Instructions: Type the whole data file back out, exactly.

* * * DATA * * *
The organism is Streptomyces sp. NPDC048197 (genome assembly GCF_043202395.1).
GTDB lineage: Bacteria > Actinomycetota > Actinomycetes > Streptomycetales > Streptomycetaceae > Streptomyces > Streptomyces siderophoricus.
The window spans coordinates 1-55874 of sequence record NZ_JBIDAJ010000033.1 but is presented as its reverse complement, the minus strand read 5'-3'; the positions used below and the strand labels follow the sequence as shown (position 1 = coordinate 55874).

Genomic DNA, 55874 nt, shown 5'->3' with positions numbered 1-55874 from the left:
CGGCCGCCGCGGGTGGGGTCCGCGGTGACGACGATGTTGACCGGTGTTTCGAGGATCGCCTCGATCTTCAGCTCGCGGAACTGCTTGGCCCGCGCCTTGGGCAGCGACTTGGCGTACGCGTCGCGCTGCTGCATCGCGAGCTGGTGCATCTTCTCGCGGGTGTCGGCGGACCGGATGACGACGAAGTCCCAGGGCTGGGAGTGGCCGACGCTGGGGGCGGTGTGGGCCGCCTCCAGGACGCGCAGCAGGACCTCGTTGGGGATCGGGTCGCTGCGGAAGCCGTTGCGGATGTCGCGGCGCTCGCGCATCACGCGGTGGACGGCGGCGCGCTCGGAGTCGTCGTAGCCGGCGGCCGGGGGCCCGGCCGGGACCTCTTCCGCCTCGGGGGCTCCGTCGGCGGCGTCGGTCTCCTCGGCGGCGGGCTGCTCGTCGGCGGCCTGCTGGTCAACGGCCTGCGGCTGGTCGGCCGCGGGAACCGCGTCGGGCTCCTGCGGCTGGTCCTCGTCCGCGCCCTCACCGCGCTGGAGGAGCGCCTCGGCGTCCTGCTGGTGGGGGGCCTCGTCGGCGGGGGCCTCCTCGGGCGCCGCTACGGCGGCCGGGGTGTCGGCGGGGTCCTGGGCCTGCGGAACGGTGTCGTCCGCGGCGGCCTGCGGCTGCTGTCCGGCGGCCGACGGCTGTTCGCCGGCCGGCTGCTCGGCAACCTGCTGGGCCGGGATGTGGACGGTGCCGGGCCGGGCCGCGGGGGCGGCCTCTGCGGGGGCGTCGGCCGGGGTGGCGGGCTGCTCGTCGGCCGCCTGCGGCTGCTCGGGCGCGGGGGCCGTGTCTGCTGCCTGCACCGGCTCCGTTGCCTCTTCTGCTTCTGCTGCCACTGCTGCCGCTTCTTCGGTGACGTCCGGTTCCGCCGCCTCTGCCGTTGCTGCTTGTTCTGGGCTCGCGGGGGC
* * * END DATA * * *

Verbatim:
The organism is Streptomyces sp. NPDC048197 (genome assembly GCF_043202395.1).
GTDB lineage: Bacteria > Actinomycetota > Actinomycetes > Streptomycetales > Streptomycetaceae > Streptomyces > Streptomyces siderophoricus.
The window spans coordinates 1-55874 of sequence record NZ_JBIDAJ010000033.1 but is presented as its reverse complement, the minus strand read 5'-3'; the positions used below and the strand labels follow the sequence as shown (position 1 = coordinate 55874).

Genomic DNA, 55874 nt, shown 5'->3' with positions numbered 1-55874 from the left:
CGGCCGCCGCGGGTGGGGTCCGCGGTGACGACGATGTTGACCGGTGTTTCGAGGATCGCCTCGATCTTCAGCTCGCGGAACTGCTTGGCCCGCGCCTTGGGCAGCGACTTGGCGTACGCGTCGCGCTGCTGCATCGCGAGCTGGTGCATCTTCTCGCGGGTGTCGGCGGACCGGATGACGACGAAGTCCCAGGGCTGGGAGTGGCCGACGCTGGGGGCGGTGTGGGCCGCCTCCAGGACGCGCAGCAGGACCTCGTTGGGGATCGGGTCGCTGCGGAAGCCGTTGCGGATGTCGCGGCGCTCGCGCATCACGCGGTGGACGGCGGCGCGCTCGGAGTCGTCGTAGCCGGCGGCCGGGGGCCCGGCCGGGACCTCTTCCGCCTCGGGGGCTCCGTCGGCGGCGTCGGTCTCCTCGGCGGCGGGCTGCTCGTCGGCGGCCTGCTGGTCAACGGCCTGCGGCTGGTCGGCCGCGGGAACCGCGTCGGGCTCCTGCGGCTGGTCCTCGTCCGCGCCCTCACCGCGCTGGAGGAGCGCCTCGGCGTCCTGCTGGTGGGGGGCCTCGTCGGCGGGGGCCTCCTCGGGCGCCGCTACGGCGGCCGGGGTGTCGGCGGGGTCCTGGGCCTGCGGAACGGTGTCGTCCGCGGCGGCCTGCGGCTGCTGTCCGGCGGCCGACGGCTGTTCGCCGGCCGGCTGCTCGGCAACCTGCTGGGCCGGGATGTGGACGGTGCCGGGCCGGGCCGCGGGGGCGGCCTCTGCGGGGGCGTCGGCCGGGGTGGCGGGCTGCTCGTCGGCCGCCTGCGGCTGCTCGGGCGCGGGGGCCGTGTCTGCTGCCTGCACCGGCTCCGTTGCCTCTTCTGCTTCTGCTGCCACTGCTGCCGCTTCTTCGGTGACGTCCGGTTCCGCCGCCTCTGCCGTTGCTGCTTGTTCTGGGCTCGCGGGGGC